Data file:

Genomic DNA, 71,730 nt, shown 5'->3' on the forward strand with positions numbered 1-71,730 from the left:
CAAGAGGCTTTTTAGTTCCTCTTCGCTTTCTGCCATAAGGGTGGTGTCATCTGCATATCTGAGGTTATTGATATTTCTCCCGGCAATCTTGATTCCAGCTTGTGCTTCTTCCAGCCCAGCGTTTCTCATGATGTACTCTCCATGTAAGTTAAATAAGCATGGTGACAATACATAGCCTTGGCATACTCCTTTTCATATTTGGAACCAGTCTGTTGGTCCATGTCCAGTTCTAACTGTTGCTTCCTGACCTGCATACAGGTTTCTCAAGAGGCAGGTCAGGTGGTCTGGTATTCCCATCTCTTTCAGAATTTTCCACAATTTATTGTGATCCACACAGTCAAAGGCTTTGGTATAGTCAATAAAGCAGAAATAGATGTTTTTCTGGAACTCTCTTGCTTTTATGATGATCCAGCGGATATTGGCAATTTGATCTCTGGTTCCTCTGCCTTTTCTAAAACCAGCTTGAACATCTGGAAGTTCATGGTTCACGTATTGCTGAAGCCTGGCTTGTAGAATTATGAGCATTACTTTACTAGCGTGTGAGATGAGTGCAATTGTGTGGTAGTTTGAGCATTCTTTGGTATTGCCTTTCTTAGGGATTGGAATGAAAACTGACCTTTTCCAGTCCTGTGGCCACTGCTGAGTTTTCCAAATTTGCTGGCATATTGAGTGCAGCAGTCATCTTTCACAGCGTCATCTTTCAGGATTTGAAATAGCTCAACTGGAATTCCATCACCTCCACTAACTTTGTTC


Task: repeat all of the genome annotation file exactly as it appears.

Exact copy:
Genomic DNA, 71,730 nt, shown 5'->3' on the forward strand with positions numbered 1-71,730 from the left:
CAAGAGGCTTTTTAGTTCCTCTTCGCTTTCTGCCATAAGGGTGGTGTCATCTGCATATCTGAGGTTATTGATATTTCTCCCGGCAATCTTGATTCCAGCTTGTGCTTCTTCCAGCCCAGCGTTTCTCATGATGTACTCTCCATGTAAGTTAAATAAGCATGGTGACAATACATAGCCTTGGCATACTCCTTTTCATATTTGGAACCAGTCTGTTGGTCCATGTCCAGTTCTAACTGTTGCTTCCTGACCTGCATACAGGTTTCTCAAGAGGCAGGTCAGGTGGTCTGGTATTCCCATCTCTTTCAGAATTTTCCACAATTTATTGTGATCCACACAGTCAAAGGCTTTGGTATAGTCAATAAAGCAGAAATAGATGTTTTTCTGGAACTCTCTTGCTTTTATGATGATCCAGCGGATATTGGCAATTTGATCTCTGGTTCCTCTGCCTTTTCTAAAACCAGCTTGAACATCTGGAAGTTCATGGTTCACGTATTGCTGAAGCCTGGCTTGTAGAATTATGAGCATTACTTTACTAGCGTGTGAGATGAGTGCAATTGTGTGGTAGTTTGAGCATTCTTTGGTATTGCCTTTCTTAGGGATTGGAATGAAAACTGACCTTTTCCAGTCCTGTGGCCACTGCTGAGTTTTCCAAATTTGCTGGCATATTGAGTGCAGCAGTCATCTTTCACAGCGTCATCTTTCAGGATTTGAAATAGCTCAACTGGAATTCCATCACCTCCACTAACTTTGTTC